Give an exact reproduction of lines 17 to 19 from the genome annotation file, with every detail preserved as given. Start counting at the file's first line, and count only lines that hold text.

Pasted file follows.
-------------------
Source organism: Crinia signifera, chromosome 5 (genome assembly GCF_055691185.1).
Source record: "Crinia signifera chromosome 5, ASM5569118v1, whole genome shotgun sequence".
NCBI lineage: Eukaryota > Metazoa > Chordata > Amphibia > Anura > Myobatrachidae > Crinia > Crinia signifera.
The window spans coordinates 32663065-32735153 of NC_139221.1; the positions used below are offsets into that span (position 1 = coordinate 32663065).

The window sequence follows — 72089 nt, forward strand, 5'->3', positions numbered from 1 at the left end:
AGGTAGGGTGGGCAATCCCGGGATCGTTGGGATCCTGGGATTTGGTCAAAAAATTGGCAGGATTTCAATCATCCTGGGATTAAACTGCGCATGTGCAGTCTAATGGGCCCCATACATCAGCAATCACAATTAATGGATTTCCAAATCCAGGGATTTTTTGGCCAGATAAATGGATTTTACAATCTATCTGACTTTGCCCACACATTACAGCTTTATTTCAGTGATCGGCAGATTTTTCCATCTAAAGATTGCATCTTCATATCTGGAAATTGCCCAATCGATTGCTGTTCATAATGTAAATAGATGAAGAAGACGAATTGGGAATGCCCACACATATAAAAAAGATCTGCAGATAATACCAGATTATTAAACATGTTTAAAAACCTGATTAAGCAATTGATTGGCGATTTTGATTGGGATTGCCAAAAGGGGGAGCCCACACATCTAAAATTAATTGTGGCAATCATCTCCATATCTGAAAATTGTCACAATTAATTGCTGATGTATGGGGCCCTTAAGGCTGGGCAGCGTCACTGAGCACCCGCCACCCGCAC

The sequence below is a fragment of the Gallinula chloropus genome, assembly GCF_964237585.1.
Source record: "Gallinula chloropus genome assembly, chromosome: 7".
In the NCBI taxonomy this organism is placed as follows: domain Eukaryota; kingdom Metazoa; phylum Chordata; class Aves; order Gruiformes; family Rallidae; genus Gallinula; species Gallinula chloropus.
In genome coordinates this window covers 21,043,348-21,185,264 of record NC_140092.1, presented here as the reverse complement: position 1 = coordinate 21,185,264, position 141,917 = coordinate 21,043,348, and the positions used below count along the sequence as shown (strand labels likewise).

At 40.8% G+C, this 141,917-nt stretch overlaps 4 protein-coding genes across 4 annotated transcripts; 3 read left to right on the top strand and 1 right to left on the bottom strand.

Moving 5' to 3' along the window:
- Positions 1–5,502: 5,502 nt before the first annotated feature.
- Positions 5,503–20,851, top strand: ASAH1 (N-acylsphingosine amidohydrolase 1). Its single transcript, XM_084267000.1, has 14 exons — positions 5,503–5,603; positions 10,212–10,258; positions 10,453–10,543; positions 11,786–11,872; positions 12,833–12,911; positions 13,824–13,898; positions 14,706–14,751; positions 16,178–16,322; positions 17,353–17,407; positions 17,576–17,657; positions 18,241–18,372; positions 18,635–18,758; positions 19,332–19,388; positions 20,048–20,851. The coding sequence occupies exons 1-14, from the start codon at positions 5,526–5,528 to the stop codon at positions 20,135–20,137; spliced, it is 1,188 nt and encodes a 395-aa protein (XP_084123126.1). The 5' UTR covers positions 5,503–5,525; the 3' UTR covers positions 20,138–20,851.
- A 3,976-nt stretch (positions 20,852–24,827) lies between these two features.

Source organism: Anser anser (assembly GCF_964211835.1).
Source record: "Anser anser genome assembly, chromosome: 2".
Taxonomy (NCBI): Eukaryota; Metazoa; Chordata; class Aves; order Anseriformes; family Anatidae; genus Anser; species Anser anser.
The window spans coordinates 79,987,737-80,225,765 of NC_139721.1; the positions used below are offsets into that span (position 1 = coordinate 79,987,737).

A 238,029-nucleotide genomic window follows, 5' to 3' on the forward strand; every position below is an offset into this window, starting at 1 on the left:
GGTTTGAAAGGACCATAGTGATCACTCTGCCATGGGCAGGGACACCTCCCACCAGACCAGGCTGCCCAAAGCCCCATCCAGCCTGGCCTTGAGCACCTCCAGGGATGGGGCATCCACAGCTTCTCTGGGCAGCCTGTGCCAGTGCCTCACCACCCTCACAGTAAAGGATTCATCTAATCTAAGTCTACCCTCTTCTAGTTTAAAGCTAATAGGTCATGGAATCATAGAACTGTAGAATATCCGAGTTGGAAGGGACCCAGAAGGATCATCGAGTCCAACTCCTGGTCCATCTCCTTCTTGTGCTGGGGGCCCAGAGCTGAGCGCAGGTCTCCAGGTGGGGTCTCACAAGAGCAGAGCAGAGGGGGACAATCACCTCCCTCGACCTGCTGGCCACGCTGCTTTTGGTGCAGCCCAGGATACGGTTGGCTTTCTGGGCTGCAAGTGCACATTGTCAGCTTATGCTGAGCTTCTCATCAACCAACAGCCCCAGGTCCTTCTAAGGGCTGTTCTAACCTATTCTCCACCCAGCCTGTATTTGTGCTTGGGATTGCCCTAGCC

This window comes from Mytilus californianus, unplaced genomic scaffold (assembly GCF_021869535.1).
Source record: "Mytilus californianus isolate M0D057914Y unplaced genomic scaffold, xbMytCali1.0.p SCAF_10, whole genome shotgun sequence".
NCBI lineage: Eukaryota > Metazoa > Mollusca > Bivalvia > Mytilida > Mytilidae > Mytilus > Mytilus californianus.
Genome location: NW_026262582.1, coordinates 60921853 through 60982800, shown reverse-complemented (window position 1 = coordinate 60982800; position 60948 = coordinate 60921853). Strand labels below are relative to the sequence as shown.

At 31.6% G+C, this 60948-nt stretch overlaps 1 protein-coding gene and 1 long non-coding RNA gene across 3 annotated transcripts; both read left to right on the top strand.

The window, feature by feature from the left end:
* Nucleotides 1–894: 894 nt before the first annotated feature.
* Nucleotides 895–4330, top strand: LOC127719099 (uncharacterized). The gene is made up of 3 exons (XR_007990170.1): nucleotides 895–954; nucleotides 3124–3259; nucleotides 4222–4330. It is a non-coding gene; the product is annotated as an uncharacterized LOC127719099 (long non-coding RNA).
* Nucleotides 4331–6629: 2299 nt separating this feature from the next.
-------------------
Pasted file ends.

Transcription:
Source record: "Anser anser genome assembly, chromosome: 2".
Taxonomy (NCBI): Eukaryota; Metazoa; Chordata; class Aves; order Anseriformes; family Anatidae; genus Anser; species Anser anser.
The window spans coordinates 79,987,737-80,225,765 of NC_139721.1; the positions used below are offsets into that span (position 1 = coordinate 79,987,737).